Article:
Exploding TV

We hosted one of our regular monthly sandwich lunches in our office yesterday. We pick an industry that we think is ripe for disruption and invite a bunch of smart people who work in that industry to come have sandwiches and talk. There’s no agenda, no moderator, and the food isn’t even that good. But the conversations are always fascinating.

Yesterday we talked about what happens when TV content becomes available and addressable the way web content is today. We talked about Video On Demand (VOD), TV delivered over phone lines (IP TV), Video on the Internet (Streaming), and Downloadable Video (Bit Torrent).

Of the ten or so people that attended, I suspect that each and everyone has a different view of how this will ulimately play out. Some were big fans of VOD and that’s a real market that is developing quickly with the support of Comcast and Time Warner.

Some were big fans of streaming content over the Interent. Apparently advertisers are lining up to sponsor such programming and there is way more demand for streaming ads than supply right now.

There weren’t too many fans of IP TV. The prevailing wisdom is that the content owners won’t piss off the cable MSOs by making their channels available to Verizon and others.

The Bit Torrent crowd grew larger as the lunch went on. I am in this crowd. I believe “digital television” will play out largely like digital music. At first the content owners (like the musicians) will be held back out of loyalties to the cable MSOs (like the record labels). Content owners will not make their content available for download legally. But consumers will want to get their TV truly “on demand” and they will use Bit Torrent or whatever other technology becomes available just like Napster, Morpheus, and Kazaa were used to get music on demand.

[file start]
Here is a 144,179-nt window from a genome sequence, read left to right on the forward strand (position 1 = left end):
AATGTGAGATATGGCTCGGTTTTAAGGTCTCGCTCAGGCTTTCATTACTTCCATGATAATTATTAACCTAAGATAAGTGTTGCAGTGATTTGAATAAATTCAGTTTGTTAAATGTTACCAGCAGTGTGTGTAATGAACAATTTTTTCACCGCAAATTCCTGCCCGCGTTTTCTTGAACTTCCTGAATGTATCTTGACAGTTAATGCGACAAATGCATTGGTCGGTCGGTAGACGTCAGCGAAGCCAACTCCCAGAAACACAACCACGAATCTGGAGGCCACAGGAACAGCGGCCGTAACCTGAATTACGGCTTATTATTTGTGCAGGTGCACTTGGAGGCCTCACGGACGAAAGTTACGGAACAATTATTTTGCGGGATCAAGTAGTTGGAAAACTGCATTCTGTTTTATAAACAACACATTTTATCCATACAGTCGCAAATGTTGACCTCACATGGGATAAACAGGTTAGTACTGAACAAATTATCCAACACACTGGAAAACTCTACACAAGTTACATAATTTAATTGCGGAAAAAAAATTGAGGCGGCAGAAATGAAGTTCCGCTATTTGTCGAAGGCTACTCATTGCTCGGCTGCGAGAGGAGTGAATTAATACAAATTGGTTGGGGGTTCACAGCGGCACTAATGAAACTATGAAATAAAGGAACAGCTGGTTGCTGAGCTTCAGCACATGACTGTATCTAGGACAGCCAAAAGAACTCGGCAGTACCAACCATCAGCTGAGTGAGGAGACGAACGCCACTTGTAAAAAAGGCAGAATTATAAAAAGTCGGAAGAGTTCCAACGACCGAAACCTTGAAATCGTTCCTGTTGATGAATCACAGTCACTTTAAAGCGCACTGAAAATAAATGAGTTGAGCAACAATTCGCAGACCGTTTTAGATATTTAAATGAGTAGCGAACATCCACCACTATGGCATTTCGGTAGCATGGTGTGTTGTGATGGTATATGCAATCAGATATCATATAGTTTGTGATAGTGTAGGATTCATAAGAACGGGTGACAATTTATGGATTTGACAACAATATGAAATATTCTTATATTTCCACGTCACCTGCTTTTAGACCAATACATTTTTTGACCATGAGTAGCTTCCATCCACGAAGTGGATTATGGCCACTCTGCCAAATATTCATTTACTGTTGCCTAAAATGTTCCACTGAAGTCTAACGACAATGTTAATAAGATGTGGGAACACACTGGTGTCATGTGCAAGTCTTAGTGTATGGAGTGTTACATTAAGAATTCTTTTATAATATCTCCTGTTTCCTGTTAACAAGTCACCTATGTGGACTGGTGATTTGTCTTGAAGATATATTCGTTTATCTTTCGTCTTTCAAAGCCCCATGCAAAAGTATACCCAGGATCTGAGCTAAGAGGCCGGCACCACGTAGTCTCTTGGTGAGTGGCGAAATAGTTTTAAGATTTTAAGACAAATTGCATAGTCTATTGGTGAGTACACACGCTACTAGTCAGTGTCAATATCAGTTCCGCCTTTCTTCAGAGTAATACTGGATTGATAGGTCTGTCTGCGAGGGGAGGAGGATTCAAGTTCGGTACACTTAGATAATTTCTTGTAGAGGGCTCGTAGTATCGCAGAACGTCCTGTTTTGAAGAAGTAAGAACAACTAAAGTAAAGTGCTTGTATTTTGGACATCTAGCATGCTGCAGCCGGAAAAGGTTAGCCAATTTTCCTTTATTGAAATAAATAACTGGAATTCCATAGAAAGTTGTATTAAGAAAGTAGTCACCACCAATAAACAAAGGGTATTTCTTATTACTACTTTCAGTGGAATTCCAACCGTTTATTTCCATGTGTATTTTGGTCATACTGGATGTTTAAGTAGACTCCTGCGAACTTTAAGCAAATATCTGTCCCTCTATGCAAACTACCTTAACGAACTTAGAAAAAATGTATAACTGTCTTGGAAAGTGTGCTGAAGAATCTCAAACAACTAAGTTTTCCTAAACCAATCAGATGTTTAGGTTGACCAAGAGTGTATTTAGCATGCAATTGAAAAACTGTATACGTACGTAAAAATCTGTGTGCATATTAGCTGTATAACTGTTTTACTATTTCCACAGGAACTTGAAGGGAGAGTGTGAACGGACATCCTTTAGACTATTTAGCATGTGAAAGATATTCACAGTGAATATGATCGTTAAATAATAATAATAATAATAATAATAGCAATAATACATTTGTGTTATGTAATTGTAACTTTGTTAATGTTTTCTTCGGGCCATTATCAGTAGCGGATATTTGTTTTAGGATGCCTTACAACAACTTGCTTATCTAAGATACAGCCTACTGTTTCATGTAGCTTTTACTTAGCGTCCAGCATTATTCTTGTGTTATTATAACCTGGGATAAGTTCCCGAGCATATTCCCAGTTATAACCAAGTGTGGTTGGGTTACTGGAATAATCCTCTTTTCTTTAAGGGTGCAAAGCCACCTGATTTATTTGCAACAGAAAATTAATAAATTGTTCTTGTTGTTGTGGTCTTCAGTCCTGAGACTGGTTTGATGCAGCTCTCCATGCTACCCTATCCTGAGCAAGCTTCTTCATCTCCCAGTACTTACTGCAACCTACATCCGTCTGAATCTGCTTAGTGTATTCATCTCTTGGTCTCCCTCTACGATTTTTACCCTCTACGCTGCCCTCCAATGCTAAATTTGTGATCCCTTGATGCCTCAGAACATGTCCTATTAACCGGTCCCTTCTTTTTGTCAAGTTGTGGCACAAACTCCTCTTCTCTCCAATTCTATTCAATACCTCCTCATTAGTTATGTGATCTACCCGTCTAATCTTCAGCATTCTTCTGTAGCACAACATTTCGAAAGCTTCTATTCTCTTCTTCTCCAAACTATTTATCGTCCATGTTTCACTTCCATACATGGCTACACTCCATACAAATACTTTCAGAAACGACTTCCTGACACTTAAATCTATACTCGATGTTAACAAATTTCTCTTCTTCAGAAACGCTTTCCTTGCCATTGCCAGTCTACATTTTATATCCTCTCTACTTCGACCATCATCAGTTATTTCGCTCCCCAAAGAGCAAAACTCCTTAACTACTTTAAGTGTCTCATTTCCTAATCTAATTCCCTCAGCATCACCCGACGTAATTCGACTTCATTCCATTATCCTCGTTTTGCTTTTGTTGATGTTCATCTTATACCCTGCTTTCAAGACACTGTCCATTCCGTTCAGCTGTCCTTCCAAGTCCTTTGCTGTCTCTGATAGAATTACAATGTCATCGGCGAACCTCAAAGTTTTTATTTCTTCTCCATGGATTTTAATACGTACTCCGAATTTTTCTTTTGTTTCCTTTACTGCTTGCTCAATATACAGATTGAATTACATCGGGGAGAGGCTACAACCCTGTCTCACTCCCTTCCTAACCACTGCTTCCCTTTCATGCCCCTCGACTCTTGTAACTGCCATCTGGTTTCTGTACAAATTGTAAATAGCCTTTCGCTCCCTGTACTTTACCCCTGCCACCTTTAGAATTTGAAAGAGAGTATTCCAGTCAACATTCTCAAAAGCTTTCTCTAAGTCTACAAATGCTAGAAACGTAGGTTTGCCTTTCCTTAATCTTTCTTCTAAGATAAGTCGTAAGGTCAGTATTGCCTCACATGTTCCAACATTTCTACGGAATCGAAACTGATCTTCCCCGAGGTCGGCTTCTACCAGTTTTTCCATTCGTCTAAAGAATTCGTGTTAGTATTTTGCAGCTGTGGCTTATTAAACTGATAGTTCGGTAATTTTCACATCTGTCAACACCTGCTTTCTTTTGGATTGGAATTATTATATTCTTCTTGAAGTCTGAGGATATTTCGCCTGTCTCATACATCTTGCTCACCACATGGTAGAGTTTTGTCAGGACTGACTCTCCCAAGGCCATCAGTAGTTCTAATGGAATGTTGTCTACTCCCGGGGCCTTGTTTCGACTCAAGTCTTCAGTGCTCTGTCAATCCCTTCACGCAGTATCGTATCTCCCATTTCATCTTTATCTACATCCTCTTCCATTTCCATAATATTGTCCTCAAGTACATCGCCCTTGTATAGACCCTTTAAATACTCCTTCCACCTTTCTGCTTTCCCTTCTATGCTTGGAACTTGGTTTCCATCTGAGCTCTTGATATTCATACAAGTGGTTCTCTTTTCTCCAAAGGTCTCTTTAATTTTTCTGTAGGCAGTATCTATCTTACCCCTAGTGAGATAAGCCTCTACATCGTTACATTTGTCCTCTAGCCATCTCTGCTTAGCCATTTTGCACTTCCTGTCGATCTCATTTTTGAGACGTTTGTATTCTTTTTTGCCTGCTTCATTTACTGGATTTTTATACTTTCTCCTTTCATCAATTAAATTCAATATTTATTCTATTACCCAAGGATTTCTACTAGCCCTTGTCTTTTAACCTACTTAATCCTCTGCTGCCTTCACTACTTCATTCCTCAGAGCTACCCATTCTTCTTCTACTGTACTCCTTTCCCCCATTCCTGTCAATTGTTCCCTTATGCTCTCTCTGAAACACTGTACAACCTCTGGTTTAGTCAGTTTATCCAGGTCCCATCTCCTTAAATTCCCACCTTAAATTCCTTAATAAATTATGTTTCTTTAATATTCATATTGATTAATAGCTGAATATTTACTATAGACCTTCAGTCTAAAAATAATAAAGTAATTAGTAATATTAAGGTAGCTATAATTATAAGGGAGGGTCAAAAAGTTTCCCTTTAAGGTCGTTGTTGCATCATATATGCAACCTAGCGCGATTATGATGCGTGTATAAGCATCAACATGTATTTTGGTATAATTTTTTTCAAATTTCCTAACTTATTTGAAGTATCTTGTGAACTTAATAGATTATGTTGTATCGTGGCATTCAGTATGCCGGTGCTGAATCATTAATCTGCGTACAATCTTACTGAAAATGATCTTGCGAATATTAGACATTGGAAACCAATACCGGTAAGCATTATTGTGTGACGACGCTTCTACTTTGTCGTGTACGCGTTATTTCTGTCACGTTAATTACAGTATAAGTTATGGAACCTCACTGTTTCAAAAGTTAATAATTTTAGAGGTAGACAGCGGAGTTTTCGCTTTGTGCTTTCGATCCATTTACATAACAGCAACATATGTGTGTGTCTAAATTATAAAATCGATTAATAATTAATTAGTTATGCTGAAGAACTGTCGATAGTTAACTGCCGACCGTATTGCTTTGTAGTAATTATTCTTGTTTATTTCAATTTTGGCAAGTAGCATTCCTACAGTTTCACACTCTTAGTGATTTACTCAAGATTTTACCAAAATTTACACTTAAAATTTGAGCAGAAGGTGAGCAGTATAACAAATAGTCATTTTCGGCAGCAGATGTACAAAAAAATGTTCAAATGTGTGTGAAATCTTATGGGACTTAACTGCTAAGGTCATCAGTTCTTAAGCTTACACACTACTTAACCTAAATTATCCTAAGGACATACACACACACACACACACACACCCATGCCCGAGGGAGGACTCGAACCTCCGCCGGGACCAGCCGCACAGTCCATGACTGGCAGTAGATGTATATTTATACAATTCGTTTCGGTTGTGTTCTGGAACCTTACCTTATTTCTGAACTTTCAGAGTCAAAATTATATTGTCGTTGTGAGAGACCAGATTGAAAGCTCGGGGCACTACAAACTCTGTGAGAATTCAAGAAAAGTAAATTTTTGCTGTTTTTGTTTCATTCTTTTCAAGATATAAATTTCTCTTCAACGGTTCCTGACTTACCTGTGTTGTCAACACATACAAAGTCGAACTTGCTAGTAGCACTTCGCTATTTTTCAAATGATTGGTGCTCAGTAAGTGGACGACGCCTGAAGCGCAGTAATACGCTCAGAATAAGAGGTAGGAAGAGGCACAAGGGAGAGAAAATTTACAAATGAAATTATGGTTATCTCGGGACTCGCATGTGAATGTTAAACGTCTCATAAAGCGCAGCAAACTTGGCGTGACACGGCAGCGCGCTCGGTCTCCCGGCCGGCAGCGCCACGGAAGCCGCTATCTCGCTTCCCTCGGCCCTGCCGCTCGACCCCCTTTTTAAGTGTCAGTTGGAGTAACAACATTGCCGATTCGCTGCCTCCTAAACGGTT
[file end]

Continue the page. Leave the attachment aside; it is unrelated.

I think the advent of the media-centric PC will cause this trend to accelerate. If my family room is driven by a PC with a DVR, set top box, and web browser built into it, connected to cable for both programming and high speed data, and then connected to a nice big flat panel display, the option to watch a show via live TV, VOD, DVR, or Bit Torrent is just a click of the remote. And when its that easy, why will my girl’s choose to watch One Tree Hill via DVR when they can just as easily get it via Bit Torrent?

Then there’s the issue of what you didn’t record. Take the whole Jon Stewart Crossfire thing. I didn’t DVR that show. I don’t Tivo Crossfire. I don’t watch Crossfire. But I love Jon Stewart and when I heard he slammed those guys live, I went to Bit Torrent and downloaded the show and watched it. Apparently a lot of other people watched it that way too.

So I believe we are going the way of downloaded TV over the long run. What should the content owners do about this? I think they should recognize that the ad sponsored content model can work in a downloaded world. They should cut ad avails into their programming, hard wire an IP address into those ad avails to pull an advertisment off of their servers, and then let the programming go wherever it will go. In an always on world, they’ll get the ad impressions they always got, and probably a lot more.

Who is going to build out the infrastructure for this new world of exploding TV? I am not sure, but I do hope they stop by our offices and tell us what they are doing. Because we want to invest in this trend.

AN ASIDE: We also talked about the new U2 iPod ad. That’s an amazing piece of marketing at work.